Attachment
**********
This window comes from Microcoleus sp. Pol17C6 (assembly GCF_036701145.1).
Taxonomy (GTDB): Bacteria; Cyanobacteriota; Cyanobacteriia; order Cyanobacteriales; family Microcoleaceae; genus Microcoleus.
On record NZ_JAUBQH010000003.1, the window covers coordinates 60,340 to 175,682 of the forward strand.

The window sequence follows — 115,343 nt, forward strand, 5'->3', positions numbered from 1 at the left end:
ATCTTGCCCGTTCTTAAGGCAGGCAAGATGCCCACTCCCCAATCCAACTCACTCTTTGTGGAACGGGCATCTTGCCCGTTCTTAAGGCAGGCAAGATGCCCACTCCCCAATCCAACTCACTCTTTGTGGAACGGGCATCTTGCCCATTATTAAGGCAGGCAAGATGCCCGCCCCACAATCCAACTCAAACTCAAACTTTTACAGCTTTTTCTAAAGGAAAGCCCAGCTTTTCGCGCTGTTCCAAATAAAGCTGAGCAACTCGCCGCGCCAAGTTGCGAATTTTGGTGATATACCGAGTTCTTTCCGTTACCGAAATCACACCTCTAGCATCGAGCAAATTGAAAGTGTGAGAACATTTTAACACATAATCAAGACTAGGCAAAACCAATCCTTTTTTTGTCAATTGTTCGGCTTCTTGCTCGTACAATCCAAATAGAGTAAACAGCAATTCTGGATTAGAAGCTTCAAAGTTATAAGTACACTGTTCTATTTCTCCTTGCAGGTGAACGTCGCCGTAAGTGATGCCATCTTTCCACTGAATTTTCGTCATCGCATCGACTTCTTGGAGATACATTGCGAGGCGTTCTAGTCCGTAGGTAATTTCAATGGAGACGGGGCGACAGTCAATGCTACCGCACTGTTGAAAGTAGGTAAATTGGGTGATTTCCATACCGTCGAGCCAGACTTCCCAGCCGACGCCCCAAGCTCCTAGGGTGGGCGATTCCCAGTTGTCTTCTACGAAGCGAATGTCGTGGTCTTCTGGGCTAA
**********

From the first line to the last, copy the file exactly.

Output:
This window comes from Microcoleus sp. Pol17C6 (assembly GCF_036701145.1).
Taxonomy (GTDB): Bacteria; Cyanobacteriota; Cyanobacteriia; order Cyanobacteriales; family Microcoleaceae; genus Microcoleus.
On record NZ_JAUBQH010000003.1, the window covers coordinates 60,340 to 175,682 of the forward strand.

The window sequence follows — 115,343 nt, forward strand, 5'->3', positions numbered from 1 at the left end:
ATCTTGCCCGTTCTTAAGGCAGGCAAGATGCCCACTCCCCAATCCAACTCACTCTTTGTGGAACGGGCATCTTGCCCGTTCTTAAGGCAGGCAAGATGCCCACTCCCCAATCCAACTCACTCTTTGTGGAACGGGCATCTTGCCCATTATTAAGGCAGGCAAGATGCCCGCCCCACAATCCAACTCAAACTCAAACTTTTACAGCTTTTTCTAAAGGAAAGCCCAGCTTTTCGCGCTGTTCCAAATAAAGCTGAGCAACTCGCCGCGCCAAGTTGCGAATTTTGGTGATATACCGAGTTCTTTCCGTTACCGAAATCACACCTCTAGCATCGAGCAAATTGAAAGTGTGAGAACATTTTAACACATAATCAAGACTAGGCAAAACCAATCCTTTTTTTGTCAATTGTTCGGCTTCTTGCTCGTACAATCCAAATAGAGTAAACAGCAATTCTGGATTAGAAGCTTCAAAGTTATAAGTACACTGTTCTATTTCTCCTTGCAGGTGAACGTCGCCGTAAGTGATGCCATCTTTCCACTGAATTTTCGTCATCGCATCGACTTCTTGGAGATACATTGCGAGGCGTTCTAGTCCGTAGGTAATTTCAATGGAGACGGGGCGACAGTCAATGCTACCGCACTGTTGAAAGTAGGTAAATTGGGTGATTTCCATACCGTCGAGCCAGACTTCCCAGCCGACGCCCCAAGCTCCTAGGGTGGGCGATTCCCAGTTGTCTTCTACGAAGCGAATGTCGTGGTCTTCTGGGCTAA